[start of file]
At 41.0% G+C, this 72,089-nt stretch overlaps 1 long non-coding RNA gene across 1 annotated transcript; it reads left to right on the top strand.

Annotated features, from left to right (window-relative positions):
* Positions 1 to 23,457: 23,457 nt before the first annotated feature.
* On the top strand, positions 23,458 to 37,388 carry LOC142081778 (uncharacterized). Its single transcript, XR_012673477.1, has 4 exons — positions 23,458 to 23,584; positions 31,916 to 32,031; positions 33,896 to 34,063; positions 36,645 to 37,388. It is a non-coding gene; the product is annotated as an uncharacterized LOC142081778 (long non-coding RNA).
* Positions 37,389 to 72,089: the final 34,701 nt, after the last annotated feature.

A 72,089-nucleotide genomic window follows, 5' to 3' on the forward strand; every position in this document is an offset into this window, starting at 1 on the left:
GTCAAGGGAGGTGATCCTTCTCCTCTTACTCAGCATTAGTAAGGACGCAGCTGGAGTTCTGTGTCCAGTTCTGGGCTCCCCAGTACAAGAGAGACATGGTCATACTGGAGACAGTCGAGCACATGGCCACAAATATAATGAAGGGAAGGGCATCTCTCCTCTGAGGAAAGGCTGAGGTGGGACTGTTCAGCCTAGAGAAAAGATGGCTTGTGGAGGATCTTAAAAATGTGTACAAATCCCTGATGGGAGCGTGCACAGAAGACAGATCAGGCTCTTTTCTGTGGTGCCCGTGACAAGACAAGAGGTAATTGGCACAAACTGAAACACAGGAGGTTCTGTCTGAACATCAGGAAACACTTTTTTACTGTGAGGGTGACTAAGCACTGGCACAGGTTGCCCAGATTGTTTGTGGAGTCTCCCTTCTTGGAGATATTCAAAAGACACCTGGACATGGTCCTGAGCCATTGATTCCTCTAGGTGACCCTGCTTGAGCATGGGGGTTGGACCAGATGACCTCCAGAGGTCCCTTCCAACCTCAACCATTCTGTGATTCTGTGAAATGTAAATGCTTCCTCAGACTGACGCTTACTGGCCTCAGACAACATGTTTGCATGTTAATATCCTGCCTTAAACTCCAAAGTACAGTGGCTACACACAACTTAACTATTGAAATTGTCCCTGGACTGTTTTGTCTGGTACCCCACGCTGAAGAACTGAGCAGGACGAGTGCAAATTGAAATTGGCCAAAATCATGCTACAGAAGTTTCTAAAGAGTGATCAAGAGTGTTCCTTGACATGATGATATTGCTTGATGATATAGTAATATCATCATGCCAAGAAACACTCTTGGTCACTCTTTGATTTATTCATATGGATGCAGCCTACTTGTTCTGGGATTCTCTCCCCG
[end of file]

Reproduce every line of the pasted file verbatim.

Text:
At 41.0% G+C, this 72,089-nt stretch overlaps 1 long non-coding RNA gene across 1 annotated transcript; it reads left to right on the top strand.

Annotated features, from left to right (window-relative positions):
* Positions 1 to 23,457: 23,457 nt before the first annotated feature.
* On the top strand, positions 23,458 to 37,388 carry LOC142081778 (uncharacterized). Its single transcript, XR_012673477.1, has 4 exons — positions 23,458 to 23,584; positions 31,916 to 32,031; positions 33,896 to 34,063; positions 36,645 to 37,388. It is a non-coding gene; the product is annotated as an uncharacterized LOC142081778 (long non-coding RNA).
* Positions 37,389 to 72,089: the final 34,701 nt, after the last annotated feature.

A 72,089-nucleotide genomic window follows, 5' to 3' on the forward strand; every position in this document is an offset into this window, starting at 1 on the left:
GTCAAGGGAGGTGATCCTTCTCCTCTTACTCAGCATTAGTAAGGACGCAGCTGGAGTTCTGTGTCCAGTTCTGGGCTCCCCAGTACAAGAGAGACATGGTCATACTGGAGACAGTCGAGCACATGGCCACAAATATAATGAAGGGAAGGGCATCTCTCCTCTGAGGAAAGGCTGAGGTGGGACTGTTCAGCCTAGAGAAAAGATGGCTTGTGGAGGATCTTAAAAATGTGTACAAATCCCTGATGGGAGCGTGCACAGAAGACAGATCAGGCTCTTTTCTGTGGTGCCCGTGACAAGACAAGAGGTAATTGGCACAAACTGAAACACAGGAGGTTCTGTCTGAACATCAGGAAACACTTTTTTACTGTGAGGGTGACTAAGCACTGGCACAGGTTGCCCAGATTGTTTGTGGAGTCTCCCTTCTTGGAGATATTCAAAAGACACCTGGACATGGTCCTGAGCCATTGATTCCTCTAGGTGACCCTGCTTGAGCATGGGGGTTGGACCAGATGACCTCCAGAGGTCCCTTCCAACCTCAACCATTCTGTGATTCTGTGAAATGTAAATGCTTCCTCAGACTGACGCTTACTGGCCTCAGACAACATGTTTGCATGTTAATATCCTGCCTTAAACTCCAAAGTACAGTGGCTACACACAACTTAACTATTGAAATTGTCCCTGGACTGTTTTGTCTGGTACCCCACGCTGAAGAACTGAGCAGGACGAGTGCAAATTGAAATTGGCCAAAATCATGCTACAGAAGTTTCTAAAGAGTGATCAAGAGTGTTCCTTGACATGATGATATTGCTTGATGATATAGTAATATCATCATGCCAAGAAACACTCTTGGTCACTCTTTGATTTATTCATATGGATGCAGCCTACTTGTTCTGGGATTCTCTCCCCG